Panama and the United States coordinate environmental cooperation
A coordination meeting took place on Tuesday between representatives of the governments of the United States and Panama with the aim of reviewing the procedures for implementing the measures, exchanging cooperation and paving the way for the third meeting of the Environmental Cooperation Committee under the Environmental Cooperation Agreement (ACA) between Panama and the United States, in the context of the Trade Promotion Agreement.
This meeting was chaired by the Secretary of the Environment, Melciades Concepción, and Monica Medina, Assistant Secretary of State of the United States in the Office of Oceans, International Scientific Affairs, and the Environment.
On the agenda for this meeting were a review of aspects of the Sea Corridor of the Eastern Tropics of the Pacific Ocean (CMAR), the upcoming celebration of the Our Oceans Conference, water safety, protection of seas and seascapes, and illegal fishing. Ocean safety was considered the most pressing issue, according to Monica Medina.
According to the US official, ocean security is divided into the security itself and the security of the marine ecosystem in the national territory. “As a country, we want to do business, but mainly in the context of CMAR,” the official considered.
Minister Concepción reported that Panama is considering establishing a control center for illegal fishing and for the protection of the maritime space for all the country’s waters. In addition, the President of MiAmbiente explained that the measures were taken because, until now, the work has been carried out in a dispersed manner and more effective measures have been coordinated “to achieve greater certainty of punishment”.
The minister considered that “the instructions of the presidency with more efficiency in the seas have been followed and the protected areas will be increased to more than 50% and this increase will be in the Caribbean Sea”, adding that at the continental level, he has experience in managing a joint program with the Seixaola Basin in La Amistad Park International, between Panama and Costa Rica.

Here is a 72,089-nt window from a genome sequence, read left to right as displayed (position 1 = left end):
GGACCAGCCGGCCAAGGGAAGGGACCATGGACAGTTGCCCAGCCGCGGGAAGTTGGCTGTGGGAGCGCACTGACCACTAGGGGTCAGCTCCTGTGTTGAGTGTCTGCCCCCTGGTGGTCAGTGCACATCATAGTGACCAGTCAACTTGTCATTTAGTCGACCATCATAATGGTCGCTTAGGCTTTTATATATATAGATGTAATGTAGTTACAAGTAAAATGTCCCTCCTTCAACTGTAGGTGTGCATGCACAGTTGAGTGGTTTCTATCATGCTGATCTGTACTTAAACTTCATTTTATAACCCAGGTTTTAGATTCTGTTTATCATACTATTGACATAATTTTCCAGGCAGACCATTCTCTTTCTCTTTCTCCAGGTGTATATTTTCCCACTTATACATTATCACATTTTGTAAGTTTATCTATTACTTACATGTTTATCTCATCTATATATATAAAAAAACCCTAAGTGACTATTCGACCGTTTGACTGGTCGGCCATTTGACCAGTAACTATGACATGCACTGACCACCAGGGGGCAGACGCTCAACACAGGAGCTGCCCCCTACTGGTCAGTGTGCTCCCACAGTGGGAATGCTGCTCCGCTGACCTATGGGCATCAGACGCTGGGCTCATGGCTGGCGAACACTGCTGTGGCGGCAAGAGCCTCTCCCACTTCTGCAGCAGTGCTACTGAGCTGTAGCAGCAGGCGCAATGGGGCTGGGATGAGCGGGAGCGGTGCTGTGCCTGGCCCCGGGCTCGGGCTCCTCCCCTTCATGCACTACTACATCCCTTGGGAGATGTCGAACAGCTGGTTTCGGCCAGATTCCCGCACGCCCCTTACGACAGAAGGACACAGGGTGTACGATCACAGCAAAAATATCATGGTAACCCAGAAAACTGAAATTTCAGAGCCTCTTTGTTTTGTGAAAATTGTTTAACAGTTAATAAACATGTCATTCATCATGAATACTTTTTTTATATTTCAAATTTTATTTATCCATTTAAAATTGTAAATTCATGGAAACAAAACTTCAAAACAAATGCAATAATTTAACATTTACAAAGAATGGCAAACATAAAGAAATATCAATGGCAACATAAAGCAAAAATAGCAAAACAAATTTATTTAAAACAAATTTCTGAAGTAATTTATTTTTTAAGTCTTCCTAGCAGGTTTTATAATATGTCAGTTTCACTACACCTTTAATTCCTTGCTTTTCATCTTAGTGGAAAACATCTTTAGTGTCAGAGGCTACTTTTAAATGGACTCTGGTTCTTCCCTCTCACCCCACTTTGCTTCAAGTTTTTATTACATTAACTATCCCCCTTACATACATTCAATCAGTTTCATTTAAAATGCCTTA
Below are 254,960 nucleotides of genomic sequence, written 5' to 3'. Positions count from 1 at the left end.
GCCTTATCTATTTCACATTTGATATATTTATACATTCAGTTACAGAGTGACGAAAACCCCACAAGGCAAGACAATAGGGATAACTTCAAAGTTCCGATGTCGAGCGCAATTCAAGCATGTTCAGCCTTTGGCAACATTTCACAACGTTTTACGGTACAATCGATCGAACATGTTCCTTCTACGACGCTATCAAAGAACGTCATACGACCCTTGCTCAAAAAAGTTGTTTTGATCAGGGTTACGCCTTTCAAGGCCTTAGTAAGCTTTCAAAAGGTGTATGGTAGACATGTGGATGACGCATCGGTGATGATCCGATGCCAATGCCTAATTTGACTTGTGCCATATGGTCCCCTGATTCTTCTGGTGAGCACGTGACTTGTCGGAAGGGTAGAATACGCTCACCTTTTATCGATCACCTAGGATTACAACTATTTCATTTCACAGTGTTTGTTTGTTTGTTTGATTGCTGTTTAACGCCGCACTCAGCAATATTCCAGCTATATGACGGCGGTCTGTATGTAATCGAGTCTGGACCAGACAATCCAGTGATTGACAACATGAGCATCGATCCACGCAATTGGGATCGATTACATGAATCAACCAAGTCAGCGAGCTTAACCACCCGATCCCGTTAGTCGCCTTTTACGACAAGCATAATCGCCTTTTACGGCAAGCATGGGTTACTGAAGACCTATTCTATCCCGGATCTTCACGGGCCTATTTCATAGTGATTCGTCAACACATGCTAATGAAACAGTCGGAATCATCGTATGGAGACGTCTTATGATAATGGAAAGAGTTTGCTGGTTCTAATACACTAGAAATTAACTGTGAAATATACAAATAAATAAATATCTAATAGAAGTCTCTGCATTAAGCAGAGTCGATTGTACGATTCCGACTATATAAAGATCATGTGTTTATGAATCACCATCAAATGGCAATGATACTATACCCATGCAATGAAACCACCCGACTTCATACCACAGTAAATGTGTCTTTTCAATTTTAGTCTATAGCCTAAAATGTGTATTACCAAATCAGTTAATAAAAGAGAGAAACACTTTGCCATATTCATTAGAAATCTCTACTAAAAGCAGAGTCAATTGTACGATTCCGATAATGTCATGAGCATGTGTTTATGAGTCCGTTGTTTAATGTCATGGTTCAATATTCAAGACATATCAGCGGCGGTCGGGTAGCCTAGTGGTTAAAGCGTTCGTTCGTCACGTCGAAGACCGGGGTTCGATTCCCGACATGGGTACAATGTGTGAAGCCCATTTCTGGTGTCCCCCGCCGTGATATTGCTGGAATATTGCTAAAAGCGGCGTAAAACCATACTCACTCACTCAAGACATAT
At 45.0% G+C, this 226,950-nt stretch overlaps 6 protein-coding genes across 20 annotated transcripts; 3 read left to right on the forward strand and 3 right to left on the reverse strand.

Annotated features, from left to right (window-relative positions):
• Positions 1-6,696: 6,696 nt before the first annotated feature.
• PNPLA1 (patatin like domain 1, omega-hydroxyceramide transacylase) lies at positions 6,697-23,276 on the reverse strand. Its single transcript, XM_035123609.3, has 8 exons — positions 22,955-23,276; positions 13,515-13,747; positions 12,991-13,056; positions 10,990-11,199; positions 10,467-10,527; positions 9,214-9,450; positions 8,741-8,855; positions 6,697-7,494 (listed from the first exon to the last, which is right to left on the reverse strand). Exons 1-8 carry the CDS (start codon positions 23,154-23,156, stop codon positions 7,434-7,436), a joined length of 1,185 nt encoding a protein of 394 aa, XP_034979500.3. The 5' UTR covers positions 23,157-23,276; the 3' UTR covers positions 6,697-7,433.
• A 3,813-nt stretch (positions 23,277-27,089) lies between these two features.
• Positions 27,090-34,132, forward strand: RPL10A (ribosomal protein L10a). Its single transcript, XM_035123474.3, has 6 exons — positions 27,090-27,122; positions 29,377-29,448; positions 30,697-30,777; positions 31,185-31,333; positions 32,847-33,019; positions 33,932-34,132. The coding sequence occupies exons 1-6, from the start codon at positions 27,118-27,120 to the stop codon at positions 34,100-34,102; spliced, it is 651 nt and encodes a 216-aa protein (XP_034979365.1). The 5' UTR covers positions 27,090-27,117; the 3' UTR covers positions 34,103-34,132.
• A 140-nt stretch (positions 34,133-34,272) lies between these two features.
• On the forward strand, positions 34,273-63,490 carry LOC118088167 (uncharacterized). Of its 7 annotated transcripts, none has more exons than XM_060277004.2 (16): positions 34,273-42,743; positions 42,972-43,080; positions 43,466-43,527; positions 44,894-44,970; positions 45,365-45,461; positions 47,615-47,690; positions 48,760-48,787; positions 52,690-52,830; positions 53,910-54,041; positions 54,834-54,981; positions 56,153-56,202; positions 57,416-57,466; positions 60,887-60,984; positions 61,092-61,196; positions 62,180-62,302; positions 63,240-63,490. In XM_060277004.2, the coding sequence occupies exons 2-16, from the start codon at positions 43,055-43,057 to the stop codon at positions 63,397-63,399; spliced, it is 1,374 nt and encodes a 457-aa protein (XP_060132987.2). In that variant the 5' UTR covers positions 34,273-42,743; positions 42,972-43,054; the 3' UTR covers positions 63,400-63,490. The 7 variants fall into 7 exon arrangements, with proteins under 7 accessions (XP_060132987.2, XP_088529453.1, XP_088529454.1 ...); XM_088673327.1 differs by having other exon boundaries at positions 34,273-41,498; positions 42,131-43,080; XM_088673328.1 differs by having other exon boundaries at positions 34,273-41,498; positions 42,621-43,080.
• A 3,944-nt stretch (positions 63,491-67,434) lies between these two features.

The Assistant Secretary of State, Medina, expressed the importance of finding a way to be more coordinated between the CMAR countries and to prevent the loss and appropriation of resources by other countries; “You have to work as a team to increase efforts,” he said.
At this meeting, the Panamanian technical team explained the work involved in PILA, where springs are born, which irrigate the communities and take care of monitoring to prevent impacts, as was the case with the ETA phenomenon. And IOTA a few years ago. .
The Panamanian assistant to Medina recommended the establishment of a CMAR Technical Secretariat in order to achieve greater efficiency and enhance international cooperation. The Minister recognized the importance of establishing this permanent secretariat, which is why he raised the possibility of consulting with the Ministry of Foreign Affairs and then speaking with the Government of Costa Rica to obtain its approval and from there seeking joint agreements.
Concepción spoke about presidential instructions to bring greater transparency in information on issues such as vessel registration and to penalize poaching and pollution more stringently. In response to these provisions, coordination with other institutions and increased monitoring of poaching will be strengthened, thanks to the increased oversight now available.
Similarly, the senior official reported that Panama is working on a proposal next year – agreed upon by member states (Colombia, Costa Rica, Ecuador and Panama) – to declare the CMAR Biosphere Proposal.
Also in Panama was Deputy Environment Minister Diana Laguna Caicedo. Fabiola Vega of the Technical Cooperation Office. Lysette Trejos, Digna Barcalo, and Adriana Ng, Directorate of Coasts and Seas, Karen J. Victoria C., and Veronica Rodriguez, Climate Change Analysts.
Meanwhile, the US team was made up of Meredith Ryder Rhode, director of the Environmental Center for Central America and the Caribbean. Vicky LeMay, Economic Counselor, US Embassy in Panama; Eugene Bey, Special Assistant and Melissa Rahm, Directorate of Economic Affairs.
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